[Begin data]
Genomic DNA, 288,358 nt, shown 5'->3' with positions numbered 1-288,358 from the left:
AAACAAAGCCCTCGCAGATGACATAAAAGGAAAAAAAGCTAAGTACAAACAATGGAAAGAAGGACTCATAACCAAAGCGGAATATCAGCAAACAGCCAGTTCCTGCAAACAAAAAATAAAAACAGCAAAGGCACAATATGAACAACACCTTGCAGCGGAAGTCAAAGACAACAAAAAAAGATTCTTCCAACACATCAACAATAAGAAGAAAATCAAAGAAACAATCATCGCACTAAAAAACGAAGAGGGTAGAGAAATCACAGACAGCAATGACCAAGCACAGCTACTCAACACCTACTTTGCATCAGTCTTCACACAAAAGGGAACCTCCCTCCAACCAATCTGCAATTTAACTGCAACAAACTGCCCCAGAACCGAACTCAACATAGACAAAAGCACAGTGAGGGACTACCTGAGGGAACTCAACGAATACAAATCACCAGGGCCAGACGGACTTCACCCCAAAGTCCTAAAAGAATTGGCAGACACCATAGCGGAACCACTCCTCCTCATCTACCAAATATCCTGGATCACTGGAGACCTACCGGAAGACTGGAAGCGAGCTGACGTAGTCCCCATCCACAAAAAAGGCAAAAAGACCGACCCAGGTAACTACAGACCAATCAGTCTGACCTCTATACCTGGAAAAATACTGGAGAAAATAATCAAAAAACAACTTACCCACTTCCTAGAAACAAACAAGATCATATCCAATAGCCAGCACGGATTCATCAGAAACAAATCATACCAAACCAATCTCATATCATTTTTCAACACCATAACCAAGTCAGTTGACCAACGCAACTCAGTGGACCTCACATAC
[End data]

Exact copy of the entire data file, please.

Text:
Genomic DNA, 288,358 nt, shown 5'->3' with positions numbered 1-288,358 from the left:
AAACAAAGCCCTCGCAGATGACATAAAAGGAAAAAAAGCTAAGTACAAACAATGGAAAGAAGGACTCATAACCAAAGCGGAATATCAGCAAACAGCCAGTTCCTGCAAACAAAAAATAAAAACAGCAAAGGCACAATATGAACAACACCTTGCAGCGGAAGTCAAAGACAACAAAAAAAGATTCTTCCAACACATCAACAATAAGAAGAAAATCAAAGAAACAATCATCGCACTAAAAAACGAAGAGGGTAGAGAAATCACAGACAGCAATGACCAAGCACAGCTACTCAACACCTACTTTGCATCAGTCTTCACACAAAAGGGAACCTCCCTCCAACCAATCTGCAATTTAACTGCAACAAACTGCCCCAGAACCGAACTCAACATAGACAAAAGCACAGTGAGGGACTACCTGAGGGAACTCAACGAATACAAATCACCAGGGCCAGACGGACTTCACCCCAAAGTCCTAAAAGAATTGGCAGACACCATAGCGGAACCACTCCTCCTCATCTACCAAATATCCTGGATCACTGGAGACCTACCGGAAGACTGGAAGCGAGCTGACGTAGTCCCCATCCACAAAAAAGGCAAAAAGACCGACCCAGGTAACTACAGACCAATCAGTCTGACCTCTATACCTGGAAAAATACTGGAGAAAATAATCAAAAAACAACTTACCCACTTCCTAGAAACAAACAAGATCATATCCAATAGCCAGCACGGATTCATCAGAAACAAATCATACCAAACCAATCTCATATCATTTTTCAACACCATAACCAAGTCAGTTGACCAACGCAACTCAGTGGACCTCACATAC